The untimely end of both my 9 to 5 job, and my year abroad, in Buenos Aires as a result of Covid-19, not only brought with it stress, flights home, isolation, but also, crucially, time. Time that an hour-long commute, eight-hour working day, and university work don’t allow for. Time that I have spent, for the most part, reading. Whilst still in Argentina, awaiting my return to the UK, I started to make my way through several books, three of which would be primarily set in Dublin, a fact which, in the words of Robert Frost ‘has made all the difference’.
These books, John Boyne’s The Heart’s Invisible Furies, Marian Keyes’ Grown Ups, and Sally Rooney’s Normal People, or perhaps the combination of the three in that order, had a strange, almost unprecedented effect on me, despite featuring very dissimilar characters, and differing in tone and style.
In reading them, I was drawn to Ireland, to Dublin. Not in the same, surface and fleeting way one feels a desire to go New York after watching Meg Ryan meet Tom Hanks at the top of the Empire State Building in Sleepless in Seattle, or to Florence after looking at a particularly beautiful, overexposed picture of the Duomo on Instagram. But in a visceral, corporeal manner: a need to go there after experiencing so much of it through the writing of others, the writing of Boyne, Keyes and Rooney.
The Heart’s Invisible Furies is the most sombre of the three, in its depiction of the sobering and uncomfortable topics of deeply entrenched homophobia and misogynistic hatred of ‘fallen women’ (unmarried mothers). This is particularly reminiscent of Boyne’s History of Loneliness, in which he tackles the Catholic Church’s corruption and sexual abuse of children, substantiating the view that the presentation of prejudice against pockets of society in 20th Century Ireland has become characteristic of much of Boyne’s work. These themes are explored, in spite of their unsettling seriousness, through the light and sometimes even amusing perspective of the protagonist, Cyril Avery, thus juxtaposing the darker aspects of Irish history and collective memory with the charm of the Irish people, and of Ireland itself.
This attractive charm pervades Grown Ups, as Keyes writes about the lives of the extended Casey family and their particular idiosyncrasies in a relaxing and inviting manner, even whilst tackling topics such as death, period poverty, and disordered eating. The focus on the dynamics within the family unit throughout the narrative is set against a subtle yet very present backdrop of 21st Century Dublin and varying aspects of its culture: its theatre through Nell’s set designing, its social issues through Ferdia’s campaigning, and its culinary scene through Jessie’s food business. It is this intriguing portrayal of a lived-in Dublin (rather than its tourist traps), combined with the relatable nature of this imperfect, ostensibly happy family, that render this novel, and its setting, so appealing.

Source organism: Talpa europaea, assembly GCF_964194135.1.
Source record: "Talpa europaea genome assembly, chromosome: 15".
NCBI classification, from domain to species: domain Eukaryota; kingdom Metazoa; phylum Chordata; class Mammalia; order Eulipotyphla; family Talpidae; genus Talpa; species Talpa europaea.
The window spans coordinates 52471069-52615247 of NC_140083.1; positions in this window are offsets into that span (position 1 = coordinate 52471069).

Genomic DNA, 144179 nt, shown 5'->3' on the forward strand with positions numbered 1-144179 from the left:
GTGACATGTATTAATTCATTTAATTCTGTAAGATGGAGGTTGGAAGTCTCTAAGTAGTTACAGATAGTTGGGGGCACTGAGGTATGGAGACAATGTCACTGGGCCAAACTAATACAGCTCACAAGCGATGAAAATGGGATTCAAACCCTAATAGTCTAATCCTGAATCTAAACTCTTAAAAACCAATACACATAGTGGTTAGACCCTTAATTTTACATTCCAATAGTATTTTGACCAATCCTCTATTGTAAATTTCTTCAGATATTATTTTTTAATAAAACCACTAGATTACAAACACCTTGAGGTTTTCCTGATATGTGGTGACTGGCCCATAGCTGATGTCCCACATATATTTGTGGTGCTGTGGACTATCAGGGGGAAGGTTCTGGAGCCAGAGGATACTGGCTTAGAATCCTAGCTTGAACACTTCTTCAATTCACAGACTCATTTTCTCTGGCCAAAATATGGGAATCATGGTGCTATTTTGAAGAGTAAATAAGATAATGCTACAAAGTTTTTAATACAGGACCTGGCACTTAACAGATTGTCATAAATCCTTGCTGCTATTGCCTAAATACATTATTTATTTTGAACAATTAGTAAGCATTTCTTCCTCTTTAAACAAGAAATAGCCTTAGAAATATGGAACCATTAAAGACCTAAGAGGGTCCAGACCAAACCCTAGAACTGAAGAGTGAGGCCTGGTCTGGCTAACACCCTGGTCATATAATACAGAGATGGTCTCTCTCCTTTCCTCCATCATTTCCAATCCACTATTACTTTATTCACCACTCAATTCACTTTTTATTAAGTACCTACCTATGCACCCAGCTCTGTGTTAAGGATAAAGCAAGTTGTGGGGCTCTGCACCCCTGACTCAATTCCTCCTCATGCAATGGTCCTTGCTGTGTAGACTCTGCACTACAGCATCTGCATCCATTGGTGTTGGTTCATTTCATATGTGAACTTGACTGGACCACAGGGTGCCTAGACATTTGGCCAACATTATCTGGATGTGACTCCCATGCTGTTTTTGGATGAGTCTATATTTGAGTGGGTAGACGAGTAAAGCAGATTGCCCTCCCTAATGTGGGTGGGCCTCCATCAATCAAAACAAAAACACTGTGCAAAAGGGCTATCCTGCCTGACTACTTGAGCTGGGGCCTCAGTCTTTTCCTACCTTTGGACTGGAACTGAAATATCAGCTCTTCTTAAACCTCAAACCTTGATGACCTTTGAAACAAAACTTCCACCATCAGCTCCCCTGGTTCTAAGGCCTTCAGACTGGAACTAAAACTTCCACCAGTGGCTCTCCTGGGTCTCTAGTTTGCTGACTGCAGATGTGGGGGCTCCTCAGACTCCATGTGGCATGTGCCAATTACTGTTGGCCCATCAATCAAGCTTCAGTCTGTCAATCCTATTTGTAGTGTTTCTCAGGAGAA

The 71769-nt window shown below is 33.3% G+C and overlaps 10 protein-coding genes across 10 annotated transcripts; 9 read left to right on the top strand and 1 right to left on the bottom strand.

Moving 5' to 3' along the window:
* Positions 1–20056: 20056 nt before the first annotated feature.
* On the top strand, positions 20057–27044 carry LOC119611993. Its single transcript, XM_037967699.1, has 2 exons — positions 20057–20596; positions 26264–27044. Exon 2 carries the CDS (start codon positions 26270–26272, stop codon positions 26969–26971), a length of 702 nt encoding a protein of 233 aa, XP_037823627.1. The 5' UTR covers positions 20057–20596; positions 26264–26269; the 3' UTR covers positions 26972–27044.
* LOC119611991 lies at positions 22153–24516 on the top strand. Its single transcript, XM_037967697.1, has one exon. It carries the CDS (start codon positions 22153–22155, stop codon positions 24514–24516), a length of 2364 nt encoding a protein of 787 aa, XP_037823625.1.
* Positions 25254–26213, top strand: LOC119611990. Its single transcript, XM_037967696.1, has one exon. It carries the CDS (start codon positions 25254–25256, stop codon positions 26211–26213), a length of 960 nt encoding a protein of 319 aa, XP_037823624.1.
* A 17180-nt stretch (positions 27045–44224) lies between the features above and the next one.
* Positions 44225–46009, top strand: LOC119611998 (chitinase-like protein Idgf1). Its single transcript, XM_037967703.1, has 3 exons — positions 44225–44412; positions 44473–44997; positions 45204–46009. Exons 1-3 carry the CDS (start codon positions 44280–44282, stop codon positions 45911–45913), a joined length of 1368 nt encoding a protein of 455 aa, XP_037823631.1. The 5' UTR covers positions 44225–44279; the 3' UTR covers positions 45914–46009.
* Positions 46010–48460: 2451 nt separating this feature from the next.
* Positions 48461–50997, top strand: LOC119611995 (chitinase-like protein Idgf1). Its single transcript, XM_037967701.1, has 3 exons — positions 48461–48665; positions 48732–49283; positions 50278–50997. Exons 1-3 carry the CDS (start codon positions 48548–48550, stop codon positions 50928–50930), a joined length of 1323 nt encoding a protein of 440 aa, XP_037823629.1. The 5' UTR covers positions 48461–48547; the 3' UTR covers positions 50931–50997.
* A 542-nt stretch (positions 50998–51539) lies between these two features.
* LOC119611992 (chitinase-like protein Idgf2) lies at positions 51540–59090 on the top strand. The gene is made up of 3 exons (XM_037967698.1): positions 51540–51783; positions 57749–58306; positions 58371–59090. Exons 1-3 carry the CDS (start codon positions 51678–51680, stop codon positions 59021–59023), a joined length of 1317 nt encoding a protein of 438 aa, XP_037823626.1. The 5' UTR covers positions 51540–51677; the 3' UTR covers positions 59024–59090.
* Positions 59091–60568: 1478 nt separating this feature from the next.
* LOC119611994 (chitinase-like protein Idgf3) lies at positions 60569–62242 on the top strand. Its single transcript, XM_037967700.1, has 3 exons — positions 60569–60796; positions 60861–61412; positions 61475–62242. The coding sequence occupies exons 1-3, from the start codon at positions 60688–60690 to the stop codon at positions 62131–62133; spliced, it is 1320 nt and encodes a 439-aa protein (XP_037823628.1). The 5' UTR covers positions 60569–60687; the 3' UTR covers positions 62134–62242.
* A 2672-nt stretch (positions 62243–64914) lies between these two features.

However, it was reading Normal People that cemented the necessity of going to Dublin, having been there so frequently and so clearly in my imagination. I should preface this by saying that I wanted to not like it (mostly as a counter-reaction to the cult-like obsession surrounding it), but I did like it, loved it, even.
In this novel, Rooney creates a compelling love story whilst demonstrating a total comprehension of the complexities of human emotions: a simple ‘sorry about last night’ is explained to be an attempt to convey ‘apology, painful embarrassment, some additional feigned embarrassment that serves to ironise and dilute the painful kind [and]…a desire not to ‘make a big deal’. Having finished the book, I couldn’t stop thinking about it, about Connell and Marianne’s futures, about the novelty (at least to me) of Rooney’s writing style, and about Dublin, the city that played host to so much of their development at university.
It wasn’t until finishing Normal People that I considered that the connection between these three books, and a significant reason I had enjoyed them so much, was their shared ability to break my imagination out of the confines of isolation and into an entirely different part of the world. Into a living, breathing Dublin, complete with parts of its recent history, its literary and artistic culture, and the fascinating relationships between its fictional inhabitants. To that end, I would strongly suggest picking up these books if the idea of mentally experiencing and enjoying Dublin seems interesting, as perhaps, at least for now, reading is the closest many will get to travelling, and these three books evoke a far greater sense of a city or place than most films or TV shows could hope to achieve.
Image: Diogo Palhais via Unsplash